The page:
NEW YORK DHL Express plans to start delivering documents and other items by helicopter in Chicago and Charlotte, North Carolina, this year, buoyed by the service's success in other cities, the new head of the company's U.S. unit said on Thursday.
The international delivery company, a unit of Deutsche Post AG (DPWGn.DE), also plans to double its U.S. sales force to 600 in the next two years to try to increase market share.
And, DHL may use Boeing 747 jets on its route from its Cincinnati hub to Miami, replacing 767s, because of the growing volume of packages heading to and from Latin America, Mike Parra, chief executive of DHL Express for the United States, told Reuters.
"We're seeing double-digit growth" in package volume in the United States, said Parra, who became head of the U.S. unit on March 1.
Although revenue for the Americas express-package business was flat at $517 million in the first quarter, it was up about 10 percent when currency fluctuations in Latin America are factored out, he said.
DHL has been using helicopters for deliveries in New York for the past several years, hopping over traffic to carry legal documents to Wall Street and design drawings, fabric samples and clothing prototypes to Midtown.
In March, DHL began using helicopters to carry documents to attorneys and bankers in downtown Los Angeles, cutting a 90-minute trip to nine minutes, and delivering by 8 a.m.
Now, bankers and attorneys in other cities are asking for earlier delivery of trade documents, real estate contracts and other legal paperwork, Parra said, noting that the company is not aware of competitors offering the service.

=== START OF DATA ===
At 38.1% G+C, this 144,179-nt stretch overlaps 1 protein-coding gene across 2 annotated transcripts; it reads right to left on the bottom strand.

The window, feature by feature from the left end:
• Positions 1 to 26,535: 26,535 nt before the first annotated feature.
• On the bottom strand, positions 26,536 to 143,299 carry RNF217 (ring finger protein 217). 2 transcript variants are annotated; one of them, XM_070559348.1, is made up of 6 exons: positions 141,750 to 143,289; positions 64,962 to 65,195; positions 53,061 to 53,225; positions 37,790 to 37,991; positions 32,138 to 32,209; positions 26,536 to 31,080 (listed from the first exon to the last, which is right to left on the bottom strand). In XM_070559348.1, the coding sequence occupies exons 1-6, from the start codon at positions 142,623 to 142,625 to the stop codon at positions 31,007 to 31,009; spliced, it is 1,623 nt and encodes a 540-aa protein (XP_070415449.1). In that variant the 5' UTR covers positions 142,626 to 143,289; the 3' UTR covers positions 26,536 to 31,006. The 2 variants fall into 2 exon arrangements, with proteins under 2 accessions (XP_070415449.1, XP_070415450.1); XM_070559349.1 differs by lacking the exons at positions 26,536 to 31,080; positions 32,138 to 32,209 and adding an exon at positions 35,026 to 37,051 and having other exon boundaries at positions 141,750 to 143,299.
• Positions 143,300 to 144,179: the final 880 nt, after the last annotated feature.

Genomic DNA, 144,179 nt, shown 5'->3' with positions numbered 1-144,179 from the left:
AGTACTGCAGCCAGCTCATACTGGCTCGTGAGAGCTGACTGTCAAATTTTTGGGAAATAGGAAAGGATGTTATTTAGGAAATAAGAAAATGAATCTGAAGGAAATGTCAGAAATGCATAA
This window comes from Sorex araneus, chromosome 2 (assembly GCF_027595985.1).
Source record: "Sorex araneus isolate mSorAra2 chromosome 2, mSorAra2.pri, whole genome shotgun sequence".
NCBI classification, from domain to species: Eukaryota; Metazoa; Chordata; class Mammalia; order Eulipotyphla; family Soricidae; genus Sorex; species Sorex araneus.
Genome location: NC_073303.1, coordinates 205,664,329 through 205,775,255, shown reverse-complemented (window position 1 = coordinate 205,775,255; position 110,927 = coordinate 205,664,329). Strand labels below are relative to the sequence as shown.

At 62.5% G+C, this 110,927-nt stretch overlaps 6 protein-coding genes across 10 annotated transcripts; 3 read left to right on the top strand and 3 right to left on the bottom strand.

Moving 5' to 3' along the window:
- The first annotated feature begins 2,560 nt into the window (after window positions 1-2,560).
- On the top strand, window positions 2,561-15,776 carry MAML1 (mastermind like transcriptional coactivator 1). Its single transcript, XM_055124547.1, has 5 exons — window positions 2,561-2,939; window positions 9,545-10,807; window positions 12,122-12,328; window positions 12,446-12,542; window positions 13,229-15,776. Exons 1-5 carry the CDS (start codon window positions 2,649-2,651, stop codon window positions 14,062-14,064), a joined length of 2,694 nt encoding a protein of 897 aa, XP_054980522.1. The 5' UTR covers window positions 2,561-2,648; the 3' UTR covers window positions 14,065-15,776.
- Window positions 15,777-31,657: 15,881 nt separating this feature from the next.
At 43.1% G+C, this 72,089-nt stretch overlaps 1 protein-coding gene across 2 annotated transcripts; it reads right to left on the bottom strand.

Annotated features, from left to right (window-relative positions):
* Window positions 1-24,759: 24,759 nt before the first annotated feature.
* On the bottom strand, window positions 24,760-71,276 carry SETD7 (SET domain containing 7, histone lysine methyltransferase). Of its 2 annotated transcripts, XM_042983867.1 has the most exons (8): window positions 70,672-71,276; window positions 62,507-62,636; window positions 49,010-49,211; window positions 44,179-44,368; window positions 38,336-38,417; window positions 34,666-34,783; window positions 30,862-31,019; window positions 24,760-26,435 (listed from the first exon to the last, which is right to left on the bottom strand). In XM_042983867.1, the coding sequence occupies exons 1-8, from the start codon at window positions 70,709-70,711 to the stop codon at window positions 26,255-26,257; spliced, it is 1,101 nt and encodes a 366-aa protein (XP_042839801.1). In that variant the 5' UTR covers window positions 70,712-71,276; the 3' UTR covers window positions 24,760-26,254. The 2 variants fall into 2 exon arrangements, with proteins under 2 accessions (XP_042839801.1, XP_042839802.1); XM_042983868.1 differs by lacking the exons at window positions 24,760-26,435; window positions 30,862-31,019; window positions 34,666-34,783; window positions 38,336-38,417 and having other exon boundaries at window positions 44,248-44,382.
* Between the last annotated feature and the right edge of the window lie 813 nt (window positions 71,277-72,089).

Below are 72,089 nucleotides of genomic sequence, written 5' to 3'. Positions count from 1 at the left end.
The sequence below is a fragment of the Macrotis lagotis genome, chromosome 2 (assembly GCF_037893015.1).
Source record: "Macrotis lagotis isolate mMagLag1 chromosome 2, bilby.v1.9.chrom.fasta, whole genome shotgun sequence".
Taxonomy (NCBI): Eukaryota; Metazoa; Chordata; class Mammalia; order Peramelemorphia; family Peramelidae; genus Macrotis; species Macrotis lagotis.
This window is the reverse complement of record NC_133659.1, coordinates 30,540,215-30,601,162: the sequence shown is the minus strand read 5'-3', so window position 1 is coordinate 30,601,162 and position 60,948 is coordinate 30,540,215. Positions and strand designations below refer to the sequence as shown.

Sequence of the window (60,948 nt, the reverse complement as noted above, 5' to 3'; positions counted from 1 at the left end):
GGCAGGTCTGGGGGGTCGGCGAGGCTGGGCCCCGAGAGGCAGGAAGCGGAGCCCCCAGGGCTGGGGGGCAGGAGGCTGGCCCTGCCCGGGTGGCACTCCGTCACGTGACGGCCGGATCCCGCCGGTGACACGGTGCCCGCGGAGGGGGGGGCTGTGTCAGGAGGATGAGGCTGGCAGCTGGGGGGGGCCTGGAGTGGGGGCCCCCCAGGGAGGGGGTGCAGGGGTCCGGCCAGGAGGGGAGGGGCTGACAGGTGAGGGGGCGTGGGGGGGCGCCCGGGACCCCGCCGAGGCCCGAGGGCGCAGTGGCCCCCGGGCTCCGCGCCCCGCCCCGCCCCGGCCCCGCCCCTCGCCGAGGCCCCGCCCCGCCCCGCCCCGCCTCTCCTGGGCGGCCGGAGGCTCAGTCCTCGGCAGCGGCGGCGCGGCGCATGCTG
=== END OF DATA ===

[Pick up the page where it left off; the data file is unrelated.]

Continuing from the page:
"We're looking to expand in Chicago in the next three to four months and in Charlotte by the end of the year," he said.
Parra noted that DHL doesn't charge more for helicopter delivery and helps cover the cost of the service by redeploying vans that had made the trip by ground to other routes.
DHL is aiming to lift its operating margin to double digits from the current single digits by becoming more efficient, investing in technology and finding better ways to make deliveries that improve service, such as helicopters.
The company is spending 600 million to 700 million euros ($816 million to $952 million) a year on upgrading its fleet of vehicles, improving hubs, and automating handling and tracking systems.
DHL Express U.S. also is experiencing strong growth in importing e-cigarette components such as smaller batteries, holders and electronics, as the demand for the vapor-based devices grows.
"The vape market is blowing up," Parra said, pointing out that the shipments go to a range of destinations, including consumers, convenience store chains, warehouses and restaurants. DHL doesn't ship lithium batteries or the nicotine liquid used in e-cigarettes because of the risk of fire, he said.
Business-to-consumer shipments from the United States to Australia and the UK are up by double digits, partly because consumers in those countries have realized smaller purchases of less than about $1,000 often are not assessed any taxes.
"It's like duty-free," Parra said.
(Reporting by Alwyn Scott)